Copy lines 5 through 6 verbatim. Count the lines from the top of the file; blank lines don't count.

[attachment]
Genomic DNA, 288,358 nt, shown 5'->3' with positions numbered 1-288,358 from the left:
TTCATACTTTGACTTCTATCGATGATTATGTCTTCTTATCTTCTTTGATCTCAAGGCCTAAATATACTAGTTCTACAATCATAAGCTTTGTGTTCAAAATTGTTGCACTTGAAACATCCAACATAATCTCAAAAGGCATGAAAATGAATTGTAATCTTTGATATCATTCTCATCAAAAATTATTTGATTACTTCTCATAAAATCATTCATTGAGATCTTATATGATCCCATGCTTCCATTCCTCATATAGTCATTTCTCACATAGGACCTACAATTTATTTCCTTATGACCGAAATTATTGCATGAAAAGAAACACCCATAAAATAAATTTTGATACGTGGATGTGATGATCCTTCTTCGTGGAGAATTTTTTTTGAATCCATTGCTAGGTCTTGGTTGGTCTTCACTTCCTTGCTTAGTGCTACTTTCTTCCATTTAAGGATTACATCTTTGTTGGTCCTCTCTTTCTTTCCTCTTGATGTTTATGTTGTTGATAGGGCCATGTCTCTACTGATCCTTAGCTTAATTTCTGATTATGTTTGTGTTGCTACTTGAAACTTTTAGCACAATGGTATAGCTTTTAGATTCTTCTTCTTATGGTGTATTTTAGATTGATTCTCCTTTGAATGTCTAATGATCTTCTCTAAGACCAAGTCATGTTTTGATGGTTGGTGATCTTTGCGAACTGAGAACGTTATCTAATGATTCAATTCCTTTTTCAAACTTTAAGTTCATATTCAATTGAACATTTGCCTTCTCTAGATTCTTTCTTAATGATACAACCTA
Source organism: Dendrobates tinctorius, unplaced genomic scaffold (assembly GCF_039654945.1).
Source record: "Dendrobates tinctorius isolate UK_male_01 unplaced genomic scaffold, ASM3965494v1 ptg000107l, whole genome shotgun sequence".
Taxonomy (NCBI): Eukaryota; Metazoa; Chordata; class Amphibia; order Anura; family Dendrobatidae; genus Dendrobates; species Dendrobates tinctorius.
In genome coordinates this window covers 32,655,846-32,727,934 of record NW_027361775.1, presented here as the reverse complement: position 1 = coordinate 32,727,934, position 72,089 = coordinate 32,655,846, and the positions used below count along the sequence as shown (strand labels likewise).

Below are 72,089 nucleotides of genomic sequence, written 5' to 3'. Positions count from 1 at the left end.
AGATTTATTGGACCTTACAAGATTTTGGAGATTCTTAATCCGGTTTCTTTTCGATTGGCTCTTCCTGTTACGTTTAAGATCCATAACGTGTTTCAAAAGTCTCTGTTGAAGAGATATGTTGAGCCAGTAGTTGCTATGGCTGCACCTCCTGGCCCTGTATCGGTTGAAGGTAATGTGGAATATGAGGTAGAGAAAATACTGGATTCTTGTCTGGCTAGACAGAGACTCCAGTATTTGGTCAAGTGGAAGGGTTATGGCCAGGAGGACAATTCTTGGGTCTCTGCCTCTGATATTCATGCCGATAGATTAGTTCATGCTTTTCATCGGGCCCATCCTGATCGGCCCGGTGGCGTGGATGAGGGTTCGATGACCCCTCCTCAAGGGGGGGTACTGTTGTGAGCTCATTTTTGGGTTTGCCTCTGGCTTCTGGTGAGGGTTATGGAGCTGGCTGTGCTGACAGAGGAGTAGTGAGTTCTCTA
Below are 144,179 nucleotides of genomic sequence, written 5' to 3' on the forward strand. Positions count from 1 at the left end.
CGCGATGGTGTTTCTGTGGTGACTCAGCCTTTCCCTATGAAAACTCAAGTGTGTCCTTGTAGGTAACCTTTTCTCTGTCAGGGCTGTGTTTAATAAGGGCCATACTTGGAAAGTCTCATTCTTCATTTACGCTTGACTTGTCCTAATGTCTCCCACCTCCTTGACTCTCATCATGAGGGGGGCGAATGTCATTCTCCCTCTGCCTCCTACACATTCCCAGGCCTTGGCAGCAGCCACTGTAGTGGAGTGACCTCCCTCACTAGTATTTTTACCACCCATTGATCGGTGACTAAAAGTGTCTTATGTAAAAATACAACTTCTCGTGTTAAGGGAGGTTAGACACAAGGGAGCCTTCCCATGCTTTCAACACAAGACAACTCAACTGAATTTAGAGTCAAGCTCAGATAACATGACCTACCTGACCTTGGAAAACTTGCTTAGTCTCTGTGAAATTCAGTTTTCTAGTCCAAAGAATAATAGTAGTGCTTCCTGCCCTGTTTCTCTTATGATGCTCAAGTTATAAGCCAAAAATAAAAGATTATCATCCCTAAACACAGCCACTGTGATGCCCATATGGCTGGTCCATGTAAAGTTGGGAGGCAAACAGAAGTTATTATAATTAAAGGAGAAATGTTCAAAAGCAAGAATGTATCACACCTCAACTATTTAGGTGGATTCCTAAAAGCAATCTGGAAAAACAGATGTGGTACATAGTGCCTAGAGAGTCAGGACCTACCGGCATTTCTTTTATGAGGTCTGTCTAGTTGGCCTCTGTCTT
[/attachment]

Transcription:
Taxonomy (NCBI): Eukaryota; Metazoa; Chordata; class Amphibia; order Anura; family Dendrobatidae; genus Dendrobates; species Dendrobates tinctorius.
In genome coordinates this window covers 32,655,846-32,727,934 of record NW_027361775.1, presented here as the reverse complement: position 1 = coordinate 32,727,934, position 72,089 = coordinate 32,655,846, and the positions used below count along the sequence as shown (strand labels likewise).